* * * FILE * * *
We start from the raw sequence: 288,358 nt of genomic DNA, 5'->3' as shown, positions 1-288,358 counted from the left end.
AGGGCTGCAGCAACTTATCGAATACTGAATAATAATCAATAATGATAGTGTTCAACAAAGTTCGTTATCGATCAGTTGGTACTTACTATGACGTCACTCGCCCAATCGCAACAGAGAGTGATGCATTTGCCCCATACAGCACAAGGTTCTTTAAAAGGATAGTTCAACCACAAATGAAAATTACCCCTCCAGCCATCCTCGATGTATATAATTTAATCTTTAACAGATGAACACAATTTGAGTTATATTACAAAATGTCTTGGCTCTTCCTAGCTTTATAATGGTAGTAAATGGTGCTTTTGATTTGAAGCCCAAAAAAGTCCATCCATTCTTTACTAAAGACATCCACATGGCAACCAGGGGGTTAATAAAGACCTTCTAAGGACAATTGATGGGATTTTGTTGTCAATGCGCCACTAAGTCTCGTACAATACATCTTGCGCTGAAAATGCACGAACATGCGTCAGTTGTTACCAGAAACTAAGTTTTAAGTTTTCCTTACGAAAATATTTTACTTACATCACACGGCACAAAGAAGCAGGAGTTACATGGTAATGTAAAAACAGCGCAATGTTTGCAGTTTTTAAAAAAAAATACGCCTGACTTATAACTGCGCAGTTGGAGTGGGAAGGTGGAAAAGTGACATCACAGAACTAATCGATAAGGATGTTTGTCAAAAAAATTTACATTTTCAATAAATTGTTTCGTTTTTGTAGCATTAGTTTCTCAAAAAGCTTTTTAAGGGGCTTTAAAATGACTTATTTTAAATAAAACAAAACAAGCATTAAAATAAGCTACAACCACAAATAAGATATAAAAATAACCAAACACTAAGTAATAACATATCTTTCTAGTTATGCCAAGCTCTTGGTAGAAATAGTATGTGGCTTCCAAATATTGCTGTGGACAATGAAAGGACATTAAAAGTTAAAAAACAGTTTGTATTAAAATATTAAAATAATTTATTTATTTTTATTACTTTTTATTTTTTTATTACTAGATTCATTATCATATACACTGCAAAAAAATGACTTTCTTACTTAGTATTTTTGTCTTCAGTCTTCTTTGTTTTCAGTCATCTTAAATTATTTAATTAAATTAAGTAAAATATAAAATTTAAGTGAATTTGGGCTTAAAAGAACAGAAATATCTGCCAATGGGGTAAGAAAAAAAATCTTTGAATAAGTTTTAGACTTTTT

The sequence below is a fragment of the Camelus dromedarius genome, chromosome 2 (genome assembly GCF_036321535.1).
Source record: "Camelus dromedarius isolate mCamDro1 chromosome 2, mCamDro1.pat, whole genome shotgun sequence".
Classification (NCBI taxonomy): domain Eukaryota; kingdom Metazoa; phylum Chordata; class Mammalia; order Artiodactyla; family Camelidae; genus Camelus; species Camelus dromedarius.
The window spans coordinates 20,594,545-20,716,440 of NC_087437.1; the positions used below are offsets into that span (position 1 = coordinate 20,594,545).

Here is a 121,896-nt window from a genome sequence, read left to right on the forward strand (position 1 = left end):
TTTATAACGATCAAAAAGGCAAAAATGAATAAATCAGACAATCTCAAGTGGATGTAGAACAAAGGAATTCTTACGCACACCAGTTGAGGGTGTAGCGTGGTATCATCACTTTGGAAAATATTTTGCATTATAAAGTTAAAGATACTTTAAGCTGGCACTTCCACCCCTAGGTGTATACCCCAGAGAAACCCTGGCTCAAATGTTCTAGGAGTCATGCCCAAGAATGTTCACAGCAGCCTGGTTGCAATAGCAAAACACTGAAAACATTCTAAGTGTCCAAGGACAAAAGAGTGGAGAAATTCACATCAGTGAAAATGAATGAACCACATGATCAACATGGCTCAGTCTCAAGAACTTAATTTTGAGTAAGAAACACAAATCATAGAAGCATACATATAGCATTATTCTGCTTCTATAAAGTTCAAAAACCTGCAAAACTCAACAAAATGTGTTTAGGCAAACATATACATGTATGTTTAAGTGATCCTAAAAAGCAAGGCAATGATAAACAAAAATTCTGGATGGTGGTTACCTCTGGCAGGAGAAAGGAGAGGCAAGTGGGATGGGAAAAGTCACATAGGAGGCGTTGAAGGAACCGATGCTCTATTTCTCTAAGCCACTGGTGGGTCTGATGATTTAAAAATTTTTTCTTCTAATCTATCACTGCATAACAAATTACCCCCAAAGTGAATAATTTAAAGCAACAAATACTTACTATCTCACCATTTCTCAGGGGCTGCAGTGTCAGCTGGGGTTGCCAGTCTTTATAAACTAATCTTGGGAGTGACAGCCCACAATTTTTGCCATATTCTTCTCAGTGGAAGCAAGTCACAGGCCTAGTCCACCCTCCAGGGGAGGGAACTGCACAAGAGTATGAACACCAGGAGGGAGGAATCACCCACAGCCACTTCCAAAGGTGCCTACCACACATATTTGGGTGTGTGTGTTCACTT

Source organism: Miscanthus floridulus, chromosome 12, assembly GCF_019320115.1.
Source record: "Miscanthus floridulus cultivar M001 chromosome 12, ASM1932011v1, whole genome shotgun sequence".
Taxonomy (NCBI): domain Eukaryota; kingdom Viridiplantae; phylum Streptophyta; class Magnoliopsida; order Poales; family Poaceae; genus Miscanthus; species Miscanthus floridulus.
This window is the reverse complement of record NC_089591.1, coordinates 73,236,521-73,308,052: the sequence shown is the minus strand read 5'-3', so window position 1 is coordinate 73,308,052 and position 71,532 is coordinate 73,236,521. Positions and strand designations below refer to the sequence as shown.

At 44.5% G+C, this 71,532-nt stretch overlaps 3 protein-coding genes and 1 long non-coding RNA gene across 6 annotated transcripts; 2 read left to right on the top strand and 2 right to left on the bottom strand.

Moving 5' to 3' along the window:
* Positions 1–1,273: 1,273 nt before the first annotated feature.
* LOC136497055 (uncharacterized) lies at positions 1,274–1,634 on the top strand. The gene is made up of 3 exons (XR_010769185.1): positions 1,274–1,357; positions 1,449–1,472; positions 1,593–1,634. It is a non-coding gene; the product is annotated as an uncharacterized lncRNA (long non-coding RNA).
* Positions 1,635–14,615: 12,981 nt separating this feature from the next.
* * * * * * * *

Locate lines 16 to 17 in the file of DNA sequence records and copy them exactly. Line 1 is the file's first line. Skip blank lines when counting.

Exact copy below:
* LOC136497055 (uncharacterized) lies at positions 1,274–1,634 on the top strand. The gene is made up of 3 exons (XR_010769185.1): positions 1,274–1,357; positions 1,449–1,472; positions 1,593–1,634. It is a non-coding gene; the product is annotated as an uncharacterized lncRNA (long non-coding RNA).
* Positions 1,635–14,615: 12,981 nt separating this feature from the next.